The Labour movement in Nigeria has expressed concern over the implementation of the N30,000 minimum wage signed into law by President Muhammadu Buhari.
The Chairman of the Joint National Public Service Negotiating Council, Abdrafiu Adeniji, on Friday, said that despite President Muhammadu Buhari signing the National Minimum Wage Act into law in April, technicalities surrounding negotiation process might necessitate the first batch of salaries to be paid in arrears.
This has made the Secretary of the JNPSNC, Alade Lawal, to warn the federal and state governments against the burden of heavy arrears.
He said while the council is ready for negotiation, the Federal Government has yet to come up with the salary table that will kick-start negotiations.
“Negotiation is a technical issue that must be handled well. We have to look at many indices. The government is expected to make its own preparations, specifying what it intends to add to salaries. Eight bodies will eventually meet to conclude the negotiations. If workers cannot get the new salary in May, there is always room for payment of arrears.”
Lawal, however warned the government on the imminent danger looming should they delay the negotiations with labour.
He recollected that the last negotiations when the minimum wage was raised to N18,000 was poorly handled, adding that the JNPSNC would negotiate the best deal for workers this time around.
He said, “Now that the minimum wage has been signed into law, the next stage is for the government to open negotiations with the JNPSNC on the relativity and consequential adjustment in the new salary. The minimum salary in the civil service before was 18,900 when the minimum wage was N18,000; you can pay higher but not lower. The only thing that has been agreed now is the new law which specified N30,000. But what we have not known is what salary workers from level one to level 17 will take home. “Government cannot just throw a figure at us by fiat. We have written a letter to the Office of the Head of Service and copied the Minister of Labour and Productivity, Dr Chris Ngige, Office of the Secretary to the Government of the Federation and office of the Salaries, Income and Wages Commission to tell them to set up a body that will start the negotiations.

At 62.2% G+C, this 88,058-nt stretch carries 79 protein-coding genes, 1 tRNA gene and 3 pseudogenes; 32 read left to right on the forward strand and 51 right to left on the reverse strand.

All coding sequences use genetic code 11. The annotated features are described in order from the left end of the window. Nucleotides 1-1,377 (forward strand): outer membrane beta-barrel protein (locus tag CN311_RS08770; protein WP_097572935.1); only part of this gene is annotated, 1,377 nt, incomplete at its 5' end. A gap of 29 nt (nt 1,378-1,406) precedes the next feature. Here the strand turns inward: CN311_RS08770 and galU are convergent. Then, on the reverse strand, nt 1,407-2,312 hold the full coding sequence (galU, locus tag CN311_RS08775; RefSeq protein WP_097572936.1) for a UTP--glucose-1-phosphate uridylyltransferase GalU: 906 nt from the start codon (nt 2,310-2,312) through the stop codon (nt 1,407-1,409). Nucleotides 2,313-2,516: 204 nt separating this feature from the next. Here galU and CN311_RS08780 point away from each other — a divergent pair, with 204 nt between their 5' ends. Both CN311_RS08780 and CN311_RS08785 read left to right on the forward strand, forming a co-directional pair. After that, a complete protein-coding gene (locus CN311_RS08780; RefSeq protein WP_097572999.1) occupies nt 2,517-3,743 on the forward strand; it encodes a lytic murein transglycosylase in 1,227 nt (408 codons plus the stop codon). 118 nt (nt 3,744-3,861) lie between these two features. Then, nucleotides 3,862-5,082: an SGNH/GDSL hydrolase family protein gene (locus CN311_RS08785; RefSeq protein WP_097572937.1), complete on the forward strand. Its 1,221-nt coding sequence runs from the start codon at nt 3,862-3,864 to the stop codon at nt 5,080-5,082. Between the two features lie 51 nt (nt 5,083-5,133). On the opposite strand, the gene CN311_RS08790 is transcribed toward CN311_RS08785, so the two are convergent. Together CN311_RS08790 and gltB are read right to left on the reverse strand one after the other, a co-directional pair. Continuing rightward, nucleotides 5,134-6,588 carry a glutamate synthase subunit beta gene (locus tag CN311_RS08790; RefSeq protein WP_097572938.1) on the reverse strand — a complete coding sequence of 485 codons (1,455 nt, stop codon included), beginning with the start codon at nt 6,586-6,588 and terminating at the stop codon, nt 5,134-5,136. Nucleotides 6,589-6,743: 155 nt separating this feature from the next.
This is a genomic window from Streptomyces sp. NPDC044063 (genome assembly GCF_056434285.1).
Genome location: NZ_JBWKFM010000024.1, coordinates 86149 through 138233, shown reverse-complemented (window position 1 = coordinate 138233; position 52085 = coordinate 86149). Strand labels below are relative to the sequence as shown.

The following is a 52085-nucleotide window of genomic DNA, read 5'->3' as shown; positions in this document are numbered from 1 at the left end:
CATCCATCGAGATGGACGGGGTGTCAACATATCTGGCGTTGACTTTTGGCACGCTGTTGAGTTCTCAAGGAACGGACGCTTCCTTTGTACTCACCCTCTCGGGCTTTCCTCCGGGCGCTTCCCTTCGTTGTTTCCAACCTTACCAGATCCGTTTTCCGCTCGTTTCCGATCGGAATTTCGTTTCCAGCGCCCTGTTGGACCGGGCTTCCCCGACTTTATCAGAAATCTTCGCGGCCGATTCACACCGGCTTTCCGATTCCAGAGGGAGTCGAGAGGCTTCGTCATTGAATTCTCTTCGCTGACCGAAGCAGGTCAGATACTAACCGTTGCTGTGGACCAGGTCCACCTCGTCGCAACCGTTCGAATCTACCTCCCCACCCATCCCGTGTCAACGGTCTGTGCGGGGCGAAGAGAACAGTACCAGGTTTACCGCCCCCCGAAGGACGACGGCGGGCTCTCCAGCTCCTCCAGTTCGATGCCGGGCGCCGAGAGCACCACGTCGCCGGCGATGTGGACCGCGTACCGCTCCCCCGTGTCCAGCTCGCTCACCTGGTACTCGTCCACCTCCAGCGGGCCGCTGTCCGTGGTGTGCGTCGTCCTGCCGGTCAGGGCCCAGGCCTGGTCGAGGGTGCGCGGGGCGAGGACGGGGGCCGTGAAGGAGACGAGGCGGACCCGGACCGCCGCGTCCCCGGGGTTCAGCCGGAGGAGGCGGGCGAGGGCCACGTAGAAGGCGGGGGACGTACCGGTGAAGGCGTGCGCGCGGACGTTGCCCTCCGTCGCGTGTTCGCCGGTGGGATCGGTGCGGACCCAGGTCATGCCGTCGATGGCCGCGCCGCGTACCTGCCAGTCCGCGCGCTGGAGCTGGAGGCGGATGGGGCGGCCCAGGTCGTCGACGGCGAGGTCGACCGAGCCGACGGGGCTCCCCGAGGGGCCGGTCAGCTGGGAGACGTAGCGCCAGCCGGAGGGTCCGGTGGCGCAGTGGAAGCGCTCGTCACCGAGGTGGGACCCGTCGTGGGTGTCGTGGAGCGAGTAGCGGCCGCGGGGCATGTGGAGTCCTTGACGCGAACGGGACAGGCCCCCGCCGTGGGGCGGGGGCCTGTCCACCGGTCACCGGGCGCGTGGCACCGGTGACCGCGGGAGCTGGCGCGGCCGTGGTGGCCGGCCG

“On Thursday we sent a reminder to them. We have not heard anything concrete from the letter but we hope to put more pressure on the government to ensure that the process is completed quickly. If you leave government at its pace, things might not be done as fast as expected.
It is only when that is done that Salaries, Income and Wages Commission will issue an enabling circular. After that, we can talk about what workers will take home according to grade levels. We wonder what is delaying this.
“Workers are apprehensive. They are expecting increased salaries even though they may not fully understand the process. The government nonetheless need not drag the issue because the quantum arrears to be paid will be too heavy. We expect the government to do something in the next few days.”
Lawal added that the negotiating body would be headed by the Secretary to the Government of the Federation, with the Head of Service, Ministry of Labour and Productivity, Salaries, Income and Wages Commission, Ministry of Finance, Budget Office, Accountant General Office and organised labour, which will be represented by officials of the JNPSNC.
He said, “The last negotiation was bungled when the minimum wage was raised to N18,000 because N900 was added to salaries across the board. We are trying to avoid that. We presented a table than with the financial cost being N55bn monthly but they said the money was too much. Those who handled the negotiation eventually agreed on N11bn.
“The number of employees in the public service including the security agencies, universities and polytechnic then was around 950,000. They now shared the money with everyone getting N900 salary addition. That was the error at the time.
“We have already presented a table to the government. We are not going to be rigid with the government during negotiations but we will not accept ridiculous relativity.”